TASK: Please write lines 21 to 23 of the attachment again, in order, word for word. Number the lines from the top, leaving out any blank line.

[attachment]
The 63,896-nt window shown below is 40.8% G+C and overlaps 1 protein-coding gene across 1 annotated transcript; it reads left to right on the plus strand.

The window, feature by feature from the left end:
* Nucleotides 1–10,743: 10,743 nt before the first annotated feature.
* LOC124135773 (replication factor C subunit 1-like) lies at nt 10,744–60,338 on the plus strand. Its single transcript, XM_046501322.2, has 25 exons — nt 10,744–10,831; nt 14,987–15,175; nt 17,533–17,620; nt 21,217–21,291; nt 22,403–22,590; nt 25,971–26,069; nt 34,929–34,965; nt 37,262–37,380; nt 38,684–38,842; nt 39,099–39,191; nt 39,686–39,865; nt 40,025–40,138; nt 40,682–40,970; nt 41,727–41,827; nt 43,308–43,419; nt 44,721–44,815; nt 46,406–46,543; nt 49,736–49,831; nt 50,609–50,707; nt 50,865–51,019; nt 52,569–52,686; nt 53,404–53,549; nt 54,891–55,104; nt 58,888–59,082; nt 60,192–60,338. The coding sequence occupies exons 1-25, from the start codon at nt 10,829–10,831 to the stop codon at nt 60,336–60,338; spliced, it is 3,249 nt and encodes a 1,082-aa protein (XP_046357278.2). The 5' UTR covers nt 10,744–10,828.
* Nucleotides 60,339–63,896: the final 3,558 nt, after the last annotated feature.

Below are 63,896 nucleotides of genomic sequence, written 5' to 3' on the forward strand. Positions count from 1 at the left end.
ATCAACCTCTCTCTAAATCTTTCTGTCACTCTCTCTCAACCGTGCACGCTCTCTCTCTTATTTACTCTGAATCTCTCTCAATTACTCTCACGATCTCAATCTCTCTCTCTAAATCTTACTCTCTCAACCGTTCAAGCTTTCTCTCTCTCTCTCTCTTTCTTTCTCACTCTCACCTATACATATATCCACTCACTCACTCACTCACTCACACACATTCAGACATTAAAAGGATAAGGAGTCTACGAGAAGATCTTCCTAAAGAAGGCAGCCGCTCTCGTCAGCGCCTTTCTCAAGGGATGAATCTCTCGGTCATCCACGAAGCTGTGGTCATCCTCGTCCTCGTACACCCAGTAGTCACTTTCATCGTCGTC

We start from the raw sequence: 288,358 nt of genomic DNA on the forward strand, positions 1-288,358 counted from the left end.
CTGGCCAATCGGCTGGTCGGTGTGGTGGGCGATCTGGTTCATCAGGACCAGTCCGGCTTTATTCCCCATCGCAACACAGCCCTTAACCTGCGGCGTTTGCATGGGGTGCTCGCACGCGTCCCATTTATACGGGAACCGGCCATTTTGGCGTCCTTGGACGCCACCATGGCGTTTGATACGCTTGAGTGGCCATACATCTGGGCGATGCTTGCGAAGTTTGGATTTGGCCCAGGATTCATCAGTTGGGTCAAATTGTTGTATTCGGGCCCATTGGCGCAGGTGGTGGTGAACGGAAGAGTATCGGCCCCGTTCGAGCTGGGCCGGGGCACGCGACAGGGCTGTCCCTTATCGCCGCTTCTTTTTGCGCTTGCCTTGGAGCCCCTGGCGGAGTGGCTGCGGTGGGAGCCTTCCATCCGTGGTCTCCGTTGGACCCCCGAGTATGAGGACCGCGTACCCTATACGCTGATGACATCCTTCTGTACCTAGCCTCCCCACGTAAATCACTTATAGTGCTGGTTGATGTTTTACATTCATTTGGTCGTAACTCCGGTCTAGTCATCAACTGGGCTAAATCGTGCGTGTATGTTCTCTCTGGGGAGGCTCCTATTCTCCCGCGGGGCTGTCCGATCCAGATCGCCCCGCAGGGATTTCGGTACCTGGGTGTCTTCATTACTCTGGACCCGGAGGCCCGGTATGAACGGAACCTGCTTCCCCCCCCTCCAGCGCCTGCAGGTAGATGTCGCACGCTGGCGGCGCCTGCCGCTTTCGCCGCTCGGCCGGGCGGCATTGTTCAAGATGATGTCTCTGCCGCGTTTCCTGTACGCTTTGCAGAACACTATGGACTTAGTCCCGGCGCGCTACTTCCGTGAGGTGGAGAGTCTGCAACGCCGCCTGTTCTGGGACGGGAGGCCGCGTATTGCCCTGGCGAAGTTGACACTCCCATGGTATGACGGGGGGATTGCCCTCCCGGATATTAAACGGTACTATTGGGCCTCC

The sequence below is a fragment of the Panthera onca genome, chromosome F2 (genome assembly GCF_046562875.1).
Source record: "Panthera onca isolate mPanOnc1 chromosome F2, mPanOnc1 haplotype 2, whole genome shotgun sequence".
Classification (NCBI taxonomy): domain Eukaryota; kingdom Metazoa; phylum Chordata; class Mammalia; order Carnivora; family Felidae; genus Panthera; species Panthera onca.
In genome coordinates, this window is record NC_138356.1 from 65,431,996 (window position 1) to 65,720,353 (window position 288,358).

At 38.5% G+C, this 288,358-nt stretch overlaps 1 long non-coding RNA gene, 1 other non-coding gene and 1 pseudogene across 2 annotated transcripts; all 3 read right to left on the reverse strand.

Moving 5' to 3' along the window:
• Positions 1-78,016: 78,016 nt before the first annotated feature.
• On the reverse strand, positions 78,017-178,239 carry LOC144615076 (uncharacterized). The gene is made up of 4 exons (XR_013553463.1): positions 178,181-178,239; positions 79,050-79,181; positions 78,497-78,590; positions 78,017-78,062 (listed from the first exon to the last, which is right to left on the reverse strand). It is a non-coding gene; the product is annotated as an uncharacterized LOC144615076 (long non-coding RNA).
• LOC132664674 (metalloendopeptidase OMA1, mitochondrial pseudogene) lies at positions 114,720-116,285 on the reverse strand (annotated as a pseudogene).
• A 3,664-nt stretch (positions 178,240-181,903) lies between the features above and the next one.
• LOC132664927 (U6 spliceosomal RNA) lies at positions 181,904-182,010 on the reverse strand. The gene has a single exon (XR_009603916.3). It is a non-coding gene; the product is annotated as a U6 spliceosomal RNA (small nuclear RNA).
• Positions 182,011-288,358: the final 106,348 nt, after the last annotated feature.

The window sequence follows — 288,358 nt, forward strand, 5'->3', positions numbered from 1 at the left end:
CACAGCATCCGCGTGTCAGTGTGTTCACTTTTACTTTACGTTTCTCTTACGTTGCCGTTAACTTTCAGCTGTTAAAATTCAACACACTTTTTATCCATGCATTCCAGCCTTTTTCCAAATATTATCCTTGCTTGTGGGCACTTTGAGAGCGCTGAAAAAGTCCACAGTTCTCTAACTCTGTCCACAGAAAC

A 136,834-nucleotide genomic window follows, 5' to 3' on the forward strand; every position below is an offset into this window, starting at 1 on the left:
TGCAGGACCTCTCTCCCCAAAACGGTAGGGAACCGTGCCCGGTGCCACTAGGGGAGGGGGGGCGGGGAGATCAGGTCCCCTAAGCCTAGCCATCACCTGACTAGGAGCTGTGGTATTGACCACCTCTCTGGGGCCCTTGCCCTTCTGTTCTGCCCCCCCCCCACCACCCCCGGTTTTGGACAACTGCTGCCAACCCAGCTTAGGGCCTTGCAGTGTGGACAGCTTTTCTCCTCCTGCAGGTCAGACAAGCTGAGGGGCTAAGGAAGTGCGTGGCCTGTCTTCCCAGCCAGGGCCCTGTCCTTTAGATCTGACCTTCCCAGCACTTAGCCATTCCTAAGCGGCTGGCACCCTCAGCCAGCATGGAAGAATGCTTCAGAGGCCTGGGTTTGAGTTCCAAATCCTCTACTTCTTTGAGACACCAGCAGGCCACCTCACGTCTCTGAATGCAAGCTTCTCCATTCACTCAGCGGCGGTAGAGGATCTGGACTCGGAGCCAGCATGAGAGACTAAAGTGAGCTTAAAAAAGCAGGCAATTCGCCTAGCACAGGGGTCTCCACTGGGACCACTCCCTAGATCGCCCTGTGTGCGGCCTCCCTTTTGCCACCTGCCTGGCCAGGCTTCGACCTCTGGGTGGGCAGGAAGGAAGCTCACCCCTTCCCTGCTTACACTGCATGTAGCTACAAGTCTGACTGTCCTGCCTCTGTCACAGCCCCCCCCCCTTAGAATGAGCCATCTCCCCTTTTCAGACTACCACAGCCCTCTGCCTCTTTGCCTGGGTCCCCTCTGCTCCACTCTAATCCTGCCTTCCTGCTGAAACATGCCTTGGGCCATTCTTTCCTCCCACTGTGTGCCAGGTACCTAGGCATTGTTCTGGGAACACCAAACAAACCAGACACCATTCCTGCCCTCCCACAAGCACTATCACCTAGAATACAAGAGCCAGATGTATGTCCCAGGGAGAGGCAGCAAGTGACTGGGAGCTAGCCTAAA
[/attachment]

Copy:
• Positions 182,011-288,358: the final 106,348 nt, after the last annotated feature.

The window sequence follows — 288,358 nt, forward strand, 5'->3', positions numbered from 1 at the left end:
CACAGCATCCGCGTGTCAGTGTGTTCACTTTTACTTTACGTTTCTCTTACGTTGCCGTTAACTTTCAGCTGTTAAAATTCAACACACTTTTTATCCATGCATTCCAGCCTTTTTCCAAATATTATCCTTGCTTGTGGGCACTTTGAGAGCGCTGAAAAAGTCCACAGTTCTCTAACTCTGTCCACAGAAAC